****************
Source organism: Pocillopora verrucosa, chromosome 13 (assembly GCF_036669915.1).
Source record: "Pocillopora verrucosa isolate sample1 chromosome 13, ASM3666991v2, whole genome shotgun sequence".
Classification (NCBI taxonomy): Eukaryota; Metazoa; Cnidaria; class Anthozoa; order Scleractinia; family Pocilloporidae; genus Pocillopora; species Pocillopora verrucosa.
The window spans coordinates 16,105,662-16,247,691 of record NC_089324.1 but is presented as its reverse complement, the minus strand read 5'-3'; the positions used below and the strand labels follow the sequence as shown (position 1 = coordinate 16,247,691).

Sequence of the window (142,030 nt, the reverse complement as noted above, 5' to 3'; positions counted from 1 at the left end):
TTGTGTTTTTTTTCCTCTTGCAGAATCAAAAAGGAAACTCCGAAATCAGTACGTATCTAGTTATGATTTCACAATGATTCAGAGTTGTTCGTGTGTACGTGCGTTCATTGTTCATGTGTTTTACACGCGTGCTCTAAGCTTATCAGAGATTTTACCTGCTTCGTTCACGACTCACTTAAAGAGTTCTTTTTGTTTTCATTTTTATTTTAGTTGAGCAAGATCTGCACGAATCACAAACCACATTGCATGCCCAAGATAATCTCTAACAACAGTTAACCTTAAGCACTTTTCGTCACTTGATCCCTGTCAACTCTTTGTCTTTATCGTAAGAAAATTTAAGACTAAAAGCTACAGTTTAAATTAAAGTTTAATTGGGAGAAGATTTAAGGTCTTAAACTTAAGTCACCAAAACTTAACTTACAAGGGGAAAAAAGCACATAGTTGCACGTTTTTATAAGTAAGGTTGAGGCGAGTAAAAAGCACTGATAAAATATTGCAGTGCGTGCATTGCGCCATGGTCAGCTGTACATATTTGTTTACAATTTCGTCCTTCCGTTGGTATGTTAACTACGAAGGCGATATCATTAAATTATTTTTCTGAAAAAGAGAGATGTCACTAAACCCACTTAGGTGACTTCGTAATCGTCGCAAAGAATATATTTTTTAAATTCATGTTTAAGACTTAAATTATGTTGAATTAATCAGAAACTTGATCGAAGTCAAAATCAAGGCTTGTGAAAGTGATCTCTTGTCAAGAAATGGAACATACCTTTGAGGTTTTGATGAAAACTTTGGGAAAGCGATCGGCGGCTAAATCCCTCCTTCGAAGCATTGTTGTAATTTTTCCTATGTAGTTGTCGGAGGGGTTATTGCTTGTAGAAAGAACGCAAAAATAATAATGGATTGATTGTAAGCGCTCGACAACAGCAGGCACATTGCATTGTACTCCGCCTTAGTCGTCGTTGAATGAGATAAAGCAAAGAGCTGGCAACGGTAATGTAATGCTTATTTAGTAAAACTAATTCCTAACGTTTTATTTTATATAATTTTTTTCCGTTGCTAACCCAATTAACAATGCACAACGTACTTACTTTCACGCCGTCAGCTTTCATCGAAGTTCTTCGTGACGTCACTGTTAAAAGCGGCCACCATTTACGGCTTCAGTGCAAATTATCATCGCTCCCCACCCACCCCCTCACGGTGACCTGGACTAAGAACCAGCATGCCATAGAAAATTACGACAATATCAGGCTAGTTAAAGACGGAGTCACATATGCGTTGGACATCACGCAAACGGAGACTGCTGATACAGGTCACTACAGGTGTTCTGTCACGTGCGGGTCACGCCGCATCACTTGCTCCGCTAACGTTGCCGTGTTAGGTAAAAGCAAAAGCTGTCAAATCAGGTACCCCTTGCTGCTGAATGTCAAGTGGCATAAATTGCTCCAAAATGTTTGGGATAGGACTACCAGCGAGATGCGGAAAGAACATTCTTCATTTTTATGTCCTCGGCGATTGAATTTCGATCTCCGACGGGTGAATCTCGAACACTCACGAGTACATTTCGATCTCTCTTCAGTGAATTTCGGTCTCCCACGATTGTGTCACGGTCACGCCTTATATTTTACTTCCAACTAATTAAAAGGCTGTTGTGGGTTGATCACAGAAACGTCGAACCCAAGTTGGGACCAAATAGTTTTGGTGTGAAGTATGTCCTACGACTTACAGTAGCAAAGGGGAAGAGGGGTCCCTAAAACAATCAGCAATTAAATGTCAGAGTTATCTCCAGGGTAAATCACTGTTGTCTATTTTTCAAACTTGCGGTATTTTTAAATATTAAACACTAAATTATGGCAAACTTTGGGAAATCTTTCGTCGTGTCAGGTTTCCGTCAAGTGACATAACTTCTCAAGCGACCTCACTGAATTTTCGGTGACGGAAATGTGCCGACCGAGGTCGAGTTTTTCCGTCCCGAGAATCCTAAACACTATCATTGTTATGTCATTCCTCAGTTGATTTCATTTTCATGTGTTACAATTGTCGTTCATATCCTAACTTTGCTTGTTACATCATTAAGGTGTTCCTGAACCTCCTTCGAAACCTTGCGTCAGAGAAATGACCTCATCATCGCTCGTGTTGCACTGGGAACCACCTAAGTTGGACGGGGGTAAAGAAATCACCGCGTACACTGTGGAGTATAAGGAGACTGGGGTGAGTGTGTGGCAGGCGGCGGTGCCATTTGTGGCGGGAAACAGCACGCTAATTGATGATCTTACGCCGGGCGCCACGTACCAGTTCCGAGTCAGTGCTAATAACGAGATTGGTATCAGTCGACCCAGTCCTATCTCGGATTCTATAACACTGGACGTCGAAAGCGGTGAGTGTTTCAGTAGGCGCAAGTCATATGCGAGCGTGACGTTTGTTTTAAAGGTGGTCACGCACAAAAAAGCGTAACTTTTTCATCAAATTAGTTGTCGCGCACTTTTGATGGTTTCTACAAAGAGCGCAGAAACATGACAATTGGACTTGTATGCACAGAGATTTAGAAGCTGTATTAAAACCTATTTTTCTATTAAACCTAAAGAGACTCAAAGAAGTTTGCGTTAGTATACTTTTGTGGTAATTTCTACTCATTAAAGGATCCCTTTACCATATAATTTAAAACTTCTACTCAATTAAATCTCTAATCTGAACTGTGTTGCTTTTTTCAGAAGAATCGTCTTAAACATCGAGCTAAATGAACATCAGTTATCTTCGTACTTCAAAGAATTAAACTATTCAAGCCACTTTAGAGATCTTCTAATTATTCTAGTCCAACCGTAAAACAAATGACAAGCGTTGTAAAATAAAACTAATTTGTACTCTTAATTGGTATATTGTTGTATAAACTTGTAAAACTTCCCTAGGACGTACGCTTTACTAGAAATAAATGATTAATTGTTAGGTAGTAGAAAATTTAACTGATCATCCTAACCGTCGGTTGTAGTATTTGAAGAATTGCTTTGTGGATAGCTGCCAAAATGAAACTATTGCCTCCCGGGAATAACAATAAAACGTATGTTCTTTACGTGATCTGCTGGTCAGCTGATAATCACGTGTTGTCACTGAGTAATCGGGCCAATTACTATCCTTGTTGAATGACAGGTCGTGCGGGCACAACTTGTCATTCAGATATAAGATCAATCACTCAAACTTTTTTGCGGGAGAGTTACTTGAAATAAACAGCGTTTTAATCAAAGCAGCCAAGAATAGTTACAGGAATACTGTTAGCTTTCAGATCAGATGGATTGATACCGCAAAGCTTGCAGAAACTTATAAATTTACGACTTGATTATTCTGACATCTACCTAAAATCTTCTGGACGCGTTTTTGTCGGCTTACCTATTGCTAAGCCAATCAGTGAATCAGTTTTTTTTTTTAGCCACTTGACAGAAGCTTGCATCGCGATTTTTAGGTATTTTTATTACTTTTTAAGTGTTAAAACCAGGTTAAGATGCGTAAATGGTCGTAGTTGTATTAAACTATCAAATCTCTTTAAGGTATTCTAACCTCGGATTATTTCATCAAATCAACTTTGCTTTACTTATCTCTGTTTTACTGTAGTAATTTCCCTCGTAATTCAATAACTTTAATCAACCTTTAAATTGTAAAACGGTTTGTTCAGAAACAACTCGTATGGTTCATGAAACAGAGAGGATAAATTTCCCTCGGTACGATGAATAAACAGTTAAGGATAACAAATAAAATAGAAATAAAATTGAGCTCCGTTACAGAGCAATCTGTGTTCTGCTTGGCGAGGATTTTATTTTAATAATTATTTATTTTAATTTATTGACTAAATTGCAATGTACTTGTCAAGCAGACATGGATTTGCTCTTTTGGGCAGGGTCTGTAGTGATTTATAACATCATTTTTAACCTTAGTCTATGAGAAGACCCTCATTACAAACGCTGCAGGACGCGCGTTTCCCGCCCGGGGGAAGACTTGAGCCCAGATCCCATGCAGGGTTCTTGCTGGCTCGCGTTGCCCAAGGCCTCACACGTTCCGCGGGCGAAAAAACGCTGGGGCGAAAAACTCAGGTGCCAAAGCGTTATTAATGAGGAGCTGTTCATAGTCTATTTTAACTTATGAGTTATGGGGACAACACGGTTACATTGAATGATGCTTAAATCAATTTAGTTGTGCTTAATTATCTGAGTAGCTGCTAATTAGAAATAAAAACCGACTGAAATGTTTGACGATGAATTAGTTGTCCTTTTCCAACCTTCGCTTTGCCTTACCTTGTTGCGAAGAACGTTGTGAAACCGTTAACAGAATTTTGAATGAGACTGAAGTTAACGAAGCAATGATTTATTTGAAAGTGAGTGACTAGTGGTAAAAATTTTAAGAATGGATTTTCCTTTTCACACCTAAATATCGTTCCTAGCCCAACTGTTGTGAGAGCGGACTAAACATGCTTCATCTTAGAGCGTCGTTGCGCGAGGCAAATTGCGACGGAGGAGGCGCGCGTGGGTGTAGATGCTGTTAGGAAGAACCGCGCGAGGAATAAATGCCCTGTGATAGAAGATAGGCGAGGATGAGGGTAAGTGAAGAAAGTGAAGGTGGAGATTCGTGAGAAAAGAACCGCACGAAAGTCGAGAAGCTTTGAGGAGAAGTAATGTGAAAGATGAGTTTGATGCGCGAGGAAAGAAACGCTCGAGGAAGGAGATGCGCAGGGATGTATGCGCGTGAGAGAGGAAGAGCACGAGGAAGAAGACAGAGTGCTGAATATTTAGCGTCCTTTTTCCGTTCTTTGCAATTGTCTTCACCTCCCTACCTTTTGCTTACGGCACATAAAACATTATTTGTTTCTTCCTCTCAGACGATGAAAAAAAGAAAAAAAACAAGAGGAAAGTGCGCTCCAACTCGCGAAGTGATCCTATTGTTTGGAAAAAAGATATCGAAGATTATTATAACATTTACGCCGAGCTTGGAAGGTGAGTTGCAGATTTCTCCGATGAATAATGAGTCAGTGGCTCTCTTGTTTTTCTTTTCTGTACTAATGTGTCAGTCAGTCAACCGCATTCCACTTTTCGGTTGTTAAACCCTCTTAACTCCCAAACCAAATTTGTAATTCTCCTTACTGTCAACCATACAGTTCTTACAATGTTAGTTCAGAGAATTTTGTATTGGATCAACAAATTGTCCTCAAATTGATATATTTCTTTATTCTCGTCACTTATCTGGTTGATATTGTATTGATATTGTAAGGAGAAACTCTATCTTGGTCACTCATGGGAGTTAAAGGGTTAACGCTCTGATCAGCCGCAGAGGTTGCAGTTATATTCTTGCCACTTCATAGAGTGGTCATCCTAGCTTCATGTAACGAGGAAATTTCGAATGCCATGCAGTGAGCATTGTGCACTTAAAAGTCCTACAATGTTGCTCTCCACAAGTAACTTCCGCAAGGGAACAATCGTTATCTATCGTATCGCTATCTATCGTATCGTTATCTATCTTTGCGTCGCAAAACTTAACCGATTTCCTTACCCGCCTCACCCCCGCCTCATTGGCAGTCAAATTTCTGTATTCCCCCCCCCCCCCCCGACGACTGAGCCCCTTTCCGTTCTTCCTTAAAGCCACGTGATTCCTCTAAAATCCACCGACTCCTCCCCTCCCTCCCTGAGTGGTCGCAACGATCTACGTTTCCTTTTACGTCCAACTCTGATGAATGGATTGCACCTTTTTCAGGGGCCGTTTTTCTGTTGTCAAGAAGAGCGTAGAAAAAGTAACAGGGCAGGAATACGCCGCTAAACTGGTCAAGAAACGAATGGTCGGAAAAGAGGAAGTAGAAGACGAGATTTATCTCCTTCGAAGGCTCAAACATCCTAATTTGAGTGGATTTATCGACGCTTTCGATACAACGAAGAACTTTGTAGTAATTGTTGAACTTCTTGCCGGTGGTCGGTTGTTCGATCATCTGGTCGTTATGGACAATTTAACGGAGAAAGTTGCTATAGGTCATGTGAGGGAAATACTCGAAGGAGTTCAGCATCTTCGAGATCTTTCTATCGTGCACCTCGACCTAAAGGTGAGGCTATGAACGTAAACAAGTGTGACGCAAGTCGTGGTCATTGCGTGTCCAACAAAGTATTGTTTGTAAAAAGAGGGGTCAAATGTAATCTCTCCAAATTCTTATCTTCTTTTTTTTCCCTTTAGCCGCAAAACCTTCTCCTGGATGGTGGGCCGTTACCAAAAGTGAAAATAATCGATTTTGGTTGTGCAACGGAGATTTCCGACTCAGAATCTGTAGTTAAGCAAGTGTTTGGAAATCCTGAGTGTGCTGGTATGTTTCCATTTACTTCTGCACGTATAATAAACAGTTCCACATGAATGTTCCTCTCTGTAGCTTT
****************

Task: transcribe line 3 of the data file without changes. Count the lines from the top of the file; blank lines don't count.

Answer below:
Classification (NCBI taxonomy): Eukaryota; Metazoa; Cnidaria; class Anthozoa; order Scleractinia; family Pocilloporidae; genus Pocillopora; species Pocillopora verrucosa.